In 336 BCE Macedonian forces threatened Persian hegemony. Philip II of Macedon sent his general Parmenio to conquer Ionian cities including Ephesus. The populace, anticipating his arrival, had overthrown the Persian satrap and Parmenio was able to take the city. He set up a statue of Philip in the partially rebuilt temple giving him equal status as Artemis. However, the Persians soon recovered Ephesus and destroyed the statue.
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When Philip’s son Alexander the Great arrived at Ephesus in 333, it was the largest and most powerful city in Anatolia. Mercenaries guarding it had learned of Alexander’s triumph in the battle of Granicus and fled leaving the citizens to welcome him.
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Finding a new temple to Artemis under construction, Alexander offered to pay for its completion, but the Ephesians, troubled by his desire to dedicate it to himself, employed flattery to dissuade him. They said it was improper for a god to make offerings to a god. While in Ephesus, Alexander made a momentous change in his policy. Emissaries from nearby Magnesia and Tralles told him that their cities had thrown off the Persian yoke and established democracies. Their message proved persuasive. From that pivotal moment, he favored independence and self-government for Greek cities.
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Alexander’s successor, Lysimachus, moved Ephesus to its present position. To achieve this relocation against the will of the residents, he resorted to blocking drains after a violent rainstorm in order to flood them out of their houses. He also forced the inhabitants of Teos, Colophon and Lebedos to join them on the new site to create a larger metropolis. The city then developed along a road winding down a narrow valley between the mountains Koressos (Bulbul Dag) and Pion (Panayir Dag) and spread out on more level ground by the harbour. In this more salubrious position away from the marshes Ephesus thrived. Although the city flourished, it suffered bloody episodes, as a series of rulers fought over it. In 188 BCE after the battle of Magnesia, in which Rome and Pergamum opposed the Seleucid ruler Antiochus III, King Eumenos of Pergamum took Ephesus.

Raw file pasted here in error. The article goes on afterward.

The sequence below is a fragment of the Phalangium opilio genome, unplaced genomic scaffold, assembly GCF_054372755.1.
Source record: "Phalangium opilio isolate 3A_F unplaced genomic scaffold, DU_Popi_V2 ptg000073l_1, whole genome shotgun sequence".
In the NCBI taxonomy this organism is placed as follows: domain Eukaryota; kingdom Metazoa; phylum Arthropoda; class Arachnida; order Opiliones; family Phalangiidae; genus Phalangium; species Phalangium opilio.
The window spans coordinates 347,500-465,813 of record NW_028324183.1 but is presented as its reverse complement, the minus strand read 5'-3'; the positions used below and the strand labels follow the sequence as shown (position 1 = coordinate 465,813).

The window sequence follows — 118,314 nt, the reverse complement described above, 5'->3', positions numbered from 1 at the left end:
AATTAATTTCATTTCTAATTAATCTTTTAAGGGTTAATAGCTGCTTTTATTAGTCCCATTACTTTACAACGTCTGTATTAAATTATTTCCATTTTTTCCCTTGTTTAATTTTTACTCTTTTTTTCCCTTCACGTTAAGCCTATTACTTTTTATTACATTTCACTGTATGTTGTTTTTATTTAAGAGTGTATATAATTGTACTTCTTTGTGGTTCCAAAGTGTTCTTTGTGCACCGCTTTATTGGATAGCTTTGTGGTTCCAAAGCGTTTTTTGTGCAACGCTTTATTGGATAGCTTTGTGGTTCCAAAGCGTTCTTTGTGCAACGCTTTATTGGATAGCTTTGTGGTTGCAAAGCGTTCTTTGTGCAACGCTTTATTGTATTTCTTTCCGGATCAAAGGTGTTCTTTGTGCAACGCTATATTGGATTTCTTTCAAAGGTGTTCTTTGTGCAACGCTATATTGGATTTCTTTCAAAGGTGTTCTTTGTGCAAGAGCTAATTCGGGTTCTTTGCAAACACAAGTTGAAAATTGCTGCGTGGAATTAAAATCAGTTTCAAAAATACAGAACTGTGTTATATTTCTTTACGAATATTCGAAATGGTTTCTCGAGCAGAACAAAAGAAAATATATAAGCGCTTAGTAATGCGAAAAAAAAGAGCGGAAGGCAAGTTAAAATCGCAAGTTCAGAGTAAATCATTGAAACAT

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ROMAN & EARLY CHRISTIAN EPHESUS
After death of the Pergamene King Attalos lll, who willed his empire to Rome, membership in the Roman Empire brought peace. Under Augustus (63-14 BCE) Ephesus entered a Golden Age; it became the capital of the Roman Province of Asia and the second largest city in the Empire. An invasion of Asia by the Politic King Mithridates completed in 88 BCE briefly interrupted Roman control, but the Roman General SuIla drove him out and restored Roman rule. By the year 100 CE the population reached at least 200,000. The fame and status of the rebuilt Temple of Artemis increased, enriching the silversmiths who produced and exported effigies of the goddess. The well-placed harbour and the Royal Road, built by the Persians to the Anatolian interior, encouraged trade
not only in goods but also in slaves. Indeed, Ephesus became the slave trade capital of the Mediterranean as well as the banking center of Asia. Citizens amassed wealth and displayed it by building grandiose of structure in honor of emperors. Even former slaves with talent and enterprise could excel there. For example, two freedmen Mazaeus and Mithridates built the impressive gateway beside the Library of Celsus in honor of Augustus and Agrippa.
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Since the early days of Greek settlement, the temenos (sanctuary) of Artemis gave the right of sanctuary to any who took refuge within its boundaries. Alexander extended the area to a distance of One stade (a little under 200 m.) from the temple. Mark Antony enlarged it further to include part of the city, but Augustus, responding to complaints about the miscreants causing trouble under this protection, reduced it again. Cleopatra’s half-sister Arsinoe was one of those, who took refuge in the temple after Julius Caesar had exiled her to Ephesus. Nonetheless, Cleopatra persuaded Mark Anthony to order her murder.